There are several factors contributing to the attention and growth of the sexual function ingredients market, according to Mr. Moffet, including an aging population, a growing world market for botanicals, bioassays that allow herbs to be more readily screened for potential sexual activity-enhancing properties, phytochemical methodologies that allow for rapid characterization of active constituents and the growing need for and awareness of less costly ways to optimize one’s own well-being. “Taken together, these factors foretell a steadily growing market that will become increasingly competitive as research distinguishes the most effective and beneficial botanicals in this category,” he said.
Horny Goat Weed. Horny goat weed is a time-tested aphrodisiac that is known in China as Yin Yang Huo.
This name comes from the Chinese myth about an animal called yin yang, which is reported to have one hundred sexual climaxes every day after taking the herb. Known also as epimedium, because, explained Mr. Naguib, it is akin to a plant found in the ancient southwest Asia kingdom of Media, now a part of Iran, it has been shown to increase libido in men and women, as well as improve erectile function in men. Horny goat weed was first described in ancient classical Chinese medicinal texts and today holds an important place in Traditional Chinese Medicine (TCM) . Used by practitioners for over 2000 years, horny goat weed, which grows most abundantly at higher altitudes, contains a variety of flavonoids, polysaccharides, sterols and an alkaloid called magnaflorine in its leaves, however, its mechanism of action is not known for sure.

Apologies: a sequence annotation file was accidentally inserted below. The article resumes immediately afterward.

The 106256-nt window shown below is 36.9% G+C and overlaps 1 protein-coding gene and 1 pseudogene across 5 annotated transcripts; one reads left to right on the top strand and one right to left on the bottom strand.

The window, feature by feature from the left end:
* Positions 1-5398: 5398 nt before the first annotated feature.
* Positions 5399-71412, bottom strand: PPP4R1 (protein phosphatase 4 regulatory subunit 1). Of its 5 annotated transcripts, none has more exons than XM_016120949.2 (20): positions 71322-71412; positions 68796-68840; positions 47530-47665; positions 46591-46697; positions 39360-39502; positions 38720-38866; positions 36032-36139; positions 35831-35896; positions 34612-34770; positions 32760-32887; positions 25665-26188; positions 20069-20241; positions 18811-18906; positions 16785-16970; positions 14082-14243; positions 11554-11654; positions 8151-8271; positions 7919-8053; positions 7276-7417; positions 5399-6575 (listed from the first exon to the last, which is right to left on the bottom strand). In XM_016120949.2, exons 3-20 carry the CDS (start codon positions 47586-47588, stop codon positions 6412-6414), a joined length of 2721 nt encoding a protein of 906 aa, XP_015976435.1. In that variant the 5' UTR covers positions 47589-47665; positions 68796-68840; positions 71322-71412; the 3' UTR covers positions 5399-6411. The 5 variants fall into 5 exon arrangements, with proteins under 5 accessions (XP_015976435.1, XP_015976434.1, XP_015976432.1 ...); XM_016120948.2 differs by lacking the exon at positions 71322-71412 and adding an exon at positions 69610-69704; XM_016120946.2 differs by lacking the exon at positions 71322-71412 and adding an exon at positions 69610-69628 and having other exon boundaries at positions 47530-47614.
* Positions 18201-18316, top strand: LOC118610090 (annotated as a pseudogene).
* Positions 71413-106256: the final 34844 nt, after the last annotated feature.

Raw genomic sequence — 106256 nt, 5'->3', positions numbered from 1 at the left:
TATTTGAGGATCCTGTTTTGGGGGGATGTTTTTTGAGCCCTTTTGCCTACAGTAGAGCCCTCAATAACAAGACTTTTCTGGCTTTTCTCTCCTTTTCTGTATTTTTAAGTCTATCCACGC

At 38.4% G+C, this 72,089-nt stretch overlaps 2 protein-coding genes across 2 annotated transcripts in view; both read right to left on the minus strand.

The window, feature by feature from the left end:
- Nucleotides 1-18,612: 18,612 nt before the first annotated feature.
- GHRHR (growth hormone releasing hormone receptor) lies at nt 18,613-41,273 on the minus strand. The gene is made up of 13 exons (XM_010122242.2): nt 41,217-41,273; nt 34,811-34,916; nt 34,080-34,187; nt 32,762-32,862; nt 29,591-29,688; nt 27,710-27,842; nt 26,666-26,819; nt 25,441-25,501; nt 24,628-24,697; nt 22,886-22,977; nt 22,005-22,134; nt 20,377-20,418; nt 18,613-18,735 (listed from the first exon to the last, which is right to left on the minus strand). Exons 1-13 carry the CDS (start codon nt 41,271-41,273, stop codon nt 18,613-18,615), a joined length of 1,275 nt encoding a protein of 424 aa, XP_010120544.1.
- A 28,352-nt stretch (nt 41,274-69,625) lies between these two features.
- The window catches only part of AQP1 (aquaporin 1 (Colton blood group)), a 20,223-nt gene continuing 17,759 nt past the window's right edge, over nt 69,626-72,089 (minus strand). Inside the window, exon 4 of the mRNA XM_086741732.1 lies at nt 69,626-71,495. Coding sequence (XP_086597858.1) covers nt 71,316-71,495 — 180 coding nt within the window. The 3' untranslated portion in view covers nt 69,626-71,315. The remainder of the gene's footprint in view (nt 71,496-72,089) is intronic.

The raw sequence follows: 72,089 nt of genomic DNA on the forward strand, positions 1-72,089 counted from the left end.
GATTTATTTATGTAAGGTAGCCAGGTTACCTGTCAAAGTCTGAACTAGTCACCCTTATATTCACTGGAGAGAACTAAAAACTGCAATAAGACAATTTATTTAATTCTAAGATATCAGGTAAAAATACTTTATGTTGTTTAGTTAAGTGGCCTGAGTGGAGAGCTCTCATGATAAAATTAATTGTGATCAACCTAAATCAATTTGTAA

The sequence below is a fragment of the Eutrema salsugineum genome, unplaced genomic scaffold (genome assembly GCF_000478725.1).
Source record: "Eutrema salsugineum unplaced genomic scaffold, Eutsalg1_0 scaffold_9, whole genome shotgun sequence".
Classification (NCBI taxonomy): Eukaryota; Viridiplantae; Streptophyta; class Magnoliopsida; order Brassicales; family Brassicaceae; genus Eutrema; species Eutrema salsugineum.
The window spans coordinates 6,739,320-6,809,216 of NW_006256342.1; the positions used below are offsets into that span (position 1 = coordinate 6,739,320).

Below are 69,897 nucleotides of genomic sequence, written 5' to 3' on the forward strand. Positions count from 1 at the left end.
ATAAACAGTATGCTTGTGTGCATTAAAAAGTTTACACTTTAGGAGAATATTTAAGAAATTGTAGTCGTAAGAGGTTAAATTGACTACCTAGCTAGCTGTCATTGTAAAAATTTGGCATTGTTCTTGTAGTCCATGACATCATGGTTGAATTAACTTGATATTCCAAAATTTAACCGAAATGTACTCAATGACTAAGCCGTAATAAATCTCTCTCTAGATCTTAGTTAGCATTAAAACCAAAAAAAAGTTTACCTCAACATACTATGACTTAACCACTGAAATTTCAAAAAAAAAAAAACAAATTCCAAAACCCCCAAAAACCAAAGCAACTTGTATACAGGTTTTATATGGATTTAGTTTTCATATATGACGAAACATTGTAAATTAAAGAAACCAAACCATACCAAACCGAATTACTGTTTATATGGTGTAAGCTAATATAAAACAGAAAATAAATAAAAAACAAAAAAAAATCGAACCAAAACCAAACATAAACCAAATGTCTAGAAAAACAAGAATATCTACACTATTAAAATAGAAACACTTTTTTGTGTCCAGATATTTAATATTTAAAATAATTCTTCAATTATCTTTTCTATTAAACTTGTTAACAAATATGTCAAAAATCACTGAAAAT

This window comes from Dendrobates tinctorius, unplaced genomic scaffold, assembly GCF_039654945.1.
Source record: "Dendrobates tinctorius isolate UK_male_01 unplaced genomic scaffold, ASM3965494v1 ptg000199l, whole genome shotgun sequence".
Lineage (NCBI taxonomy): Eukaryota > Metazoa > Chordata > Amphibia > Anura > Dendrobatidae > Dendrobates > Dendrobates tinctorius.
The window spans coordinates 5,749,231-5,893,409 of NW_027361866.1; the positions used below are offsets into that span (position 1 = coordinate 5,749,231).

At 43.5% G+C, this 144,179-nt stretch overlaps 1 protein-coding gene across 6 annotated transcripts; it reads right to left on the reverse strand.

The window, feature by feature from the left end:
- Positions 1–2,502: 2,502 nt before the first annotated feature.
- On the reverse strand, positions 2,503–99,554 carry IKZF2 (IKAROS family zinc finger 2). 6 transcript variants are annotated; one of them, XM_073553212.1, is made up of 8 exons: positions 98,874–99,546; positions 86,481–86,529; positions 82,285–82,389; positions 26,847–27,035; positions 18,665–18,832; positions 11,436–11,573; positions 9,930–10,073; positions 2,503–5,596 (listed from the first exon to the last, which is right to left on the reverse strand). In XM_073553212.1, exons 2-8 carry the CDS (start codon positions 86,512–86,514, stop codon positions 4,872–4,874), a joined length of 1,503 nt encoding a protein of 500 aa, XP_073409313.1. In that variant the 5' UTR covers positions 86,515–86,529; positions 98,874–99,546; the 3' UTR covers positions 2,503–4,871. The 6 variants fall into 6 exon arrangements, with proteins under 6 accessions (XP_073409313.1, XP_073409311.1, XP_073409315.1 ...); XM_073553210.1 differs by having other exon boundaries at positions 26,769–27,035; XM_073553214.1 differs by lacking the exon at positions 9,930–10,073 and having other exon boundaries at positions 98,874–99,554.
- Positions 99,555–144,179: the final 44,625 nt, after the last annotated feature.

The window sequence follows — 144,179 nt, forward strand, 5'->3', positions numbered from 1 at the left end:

According to Mr. Naguib, research has shown that animals that took Epimedium breviconum had an elevated level of adrenaline, noradrenaline, serotonin and dopamine. “The pro-sexual effect of the herb was ascribed to the increased level of dopamine, which helps to release the leutenizing hormone from the pituitary gland, which in turn stimulates the testes to produce testosterone,” he said.
Going into further detail about horny goat weed’s mechanism of action was Mr. Moffet. “Based on activity studies in animals, horny goat weed may be contributing to healthy sexual function by enhancing peripheral circulation, and through androgenic, vasodilatory and neurological activities involving the potentiation of various neurotransmitters, including dopamine, norepinephrine and serotonin,” he explained. “Among its active constituents, a flavonoid known as icariin was shown to relax the smooth muscle of the corpus cavernosum, an effect known to facilitate an increase of blood flow in the penis. Icariin was recently shown to significantly inhibit cyclic nucleotide phosphodiesterases , an action that would spare cyclic GMP, which is needed to signal smooth muscles of the penis to relax. In rabbits, icariin produced significant increases in cGMP levels of the clitoris and the corpus cavernosum of the penis.”